"Don't know," he admits. "There's a debate about whether we're going up or down in the stratigraphic sequence." I guess that should have occurred to me: just because this area is higher now, doesn't mean it was higher when the water was here. That sort of thing can happen to planets. Oh, well; that's why Larry's a geologist and I'm just a lowly Mars rover driver.

A lowly Mars rover driver who took Spirit to the summit of Husband Hill.


Spirit Sol 581

We made OK progress, about what we expected or a little less. The bad news is, the summit's about 45m away. That's more than Spirit's been covering in a sol, so we probably won't make it thisol.

Not that that's going to keep us from trying. We have the advantage of being more or less atop the hill already, so the going is flatter and less sandy. We can do the first 20m of the drive blind, which is wicked fast (well, relatively speaking) and something Spirit probably hasn't been able to safely do since she started climbing. And that will help a lot.

"We might make it with three hours of drive time," Chris muses. "Hey, how much drive time do we have?"

"Two hours and forty-five minutes," Colette replies. Chris and I glance at each other -- and then turn back to Colette, wearing our most winning smiles. "I'll look into it," she says.

The planning meeting continues. As the scientists are winding down, Chris notices something in one of the NAVCAMs. He has Brenda project his screen on the front wall, where everyone can see it.

There in the distance is Home Plate.

Home Plate is one of the reasons we climbed Husband Hill in the first place. It's what's on the other side. From orbit it looks like a -- well, like home plate on a baseball diamond. It's a white, roughly pentagonal feature that might be an ancient Martian playa, an old lake where repeated evaporation events left an enduring salt crust. That, of course, would make it part of the "water story" of Gusev, so it's long been viewed as a high-priority science target.

It's exciting, of course, just to see our upcoming destination. What's even more exciting than that is the realization that WE CAN NOW SEE OVER THE HILL.

It's overwhelming, really. I don't know how to describe it. This isn't the summit, but it's the next best thing. When we started this project, Mars was so impossibly far away. Then we made it to Mars -- and the Columbia Hills (including Husband Hill) were so impossibly far away. Then we made it to the base of Husband Hill -- and the summit was so impossibly far away. And now we're within striking distance of the summit, proving it by looking over that hill.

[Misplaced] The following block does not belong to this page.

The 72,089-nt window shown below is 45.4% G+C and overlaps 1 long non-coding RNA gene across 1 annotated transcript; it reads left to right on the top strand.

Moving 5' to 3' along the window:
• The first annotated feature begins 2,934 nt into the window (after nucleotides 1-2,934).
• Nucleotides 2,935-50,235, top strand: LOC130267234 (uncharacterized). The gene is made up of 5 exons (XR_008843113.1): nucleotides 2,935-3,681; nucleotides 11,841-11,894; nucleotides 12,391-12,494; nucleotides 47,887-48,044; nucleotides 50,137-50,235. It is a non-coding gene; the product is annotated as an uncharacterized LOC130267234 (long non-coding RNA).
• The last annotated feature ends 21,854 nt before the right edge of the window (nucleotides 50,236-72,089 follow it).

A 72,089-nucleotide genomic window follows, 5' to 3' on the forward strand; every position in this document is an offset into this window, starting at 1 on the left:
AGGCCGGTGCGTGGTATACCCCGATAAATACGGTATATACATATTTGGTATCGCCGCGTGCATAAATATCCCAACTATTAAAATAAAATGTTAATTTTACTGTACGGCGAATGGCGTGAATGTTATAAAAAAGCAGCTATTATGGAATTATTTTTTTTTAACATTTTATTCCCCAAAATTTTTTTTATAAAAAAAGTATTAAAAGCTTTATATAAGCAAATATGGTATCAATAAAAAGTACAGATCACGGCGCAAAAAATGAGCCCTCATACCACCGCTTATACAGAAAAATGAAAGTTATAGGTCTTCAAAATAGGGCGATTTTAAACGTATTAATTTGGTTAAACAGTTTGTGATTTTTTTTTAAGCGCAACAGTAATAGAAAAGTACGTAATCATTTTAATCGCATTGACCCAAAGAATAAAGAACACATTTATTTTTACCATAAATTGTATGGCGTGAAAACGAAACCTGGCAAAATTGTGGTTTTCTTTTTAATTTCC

Right now, Home Plate is just a whitish smear in the image. To me, it's one of the most beautiful things I've ever seen.

And I'm not the only one who thinks so. Alicia Fallacaro keys her mike. "Uh, Ray, Diana Blaney is requesting another PANCAM image ...." No need to say of what. We all crack up.

Having seen this sight, I'm even more okay with not making it to the summit. Paradoxically, I'm also even more inspired to make it. But whether we make it is going to be up to Colette and the rest of the team -- thermal, power, and so on -- as much as to the rover drivers. Can they give us the drive time we're going to need?

They try, I'll give them that. The answer changes through the day -- they find a way to give us thirty minutes, then have to take it back, that sort of thing -- but in the end it's the same sort of story as last time. They've already squeezed out as much time as they safely can. And as eager as we are to make it to the top, the golden rule with these rovers is: safety first.

So we probably won't make it this time. Maybe we'll have to wait until next week. Well, we've waited this long.

Our imminent arrival at the summit is starting to become a reality for everyone. Jim Erickson stops by to ask Chris and me about whether -- rather, when -- he should call a press conference to announce it. "I don't want to call it prematurely," he says, "but on the other hand, if we wait too long, we're going to get scooped by the bloggers." Yet another reason I'd rather have my job than his.

Chris and I work out the drive sequence. It's the first drive sequence we've built which, if it completes (please, oh, please!), will take us to the summit. In a flash of inspiration, Chris tells the rover to drive forward for the last few meters. We mainly drive backward -- the rover climbs a little better that way -- but traction isn't as big an issue now as it has been, and, as Chris points out, we're supposed to switch drive directions periodically anyway (to distribute wear and tear on the system).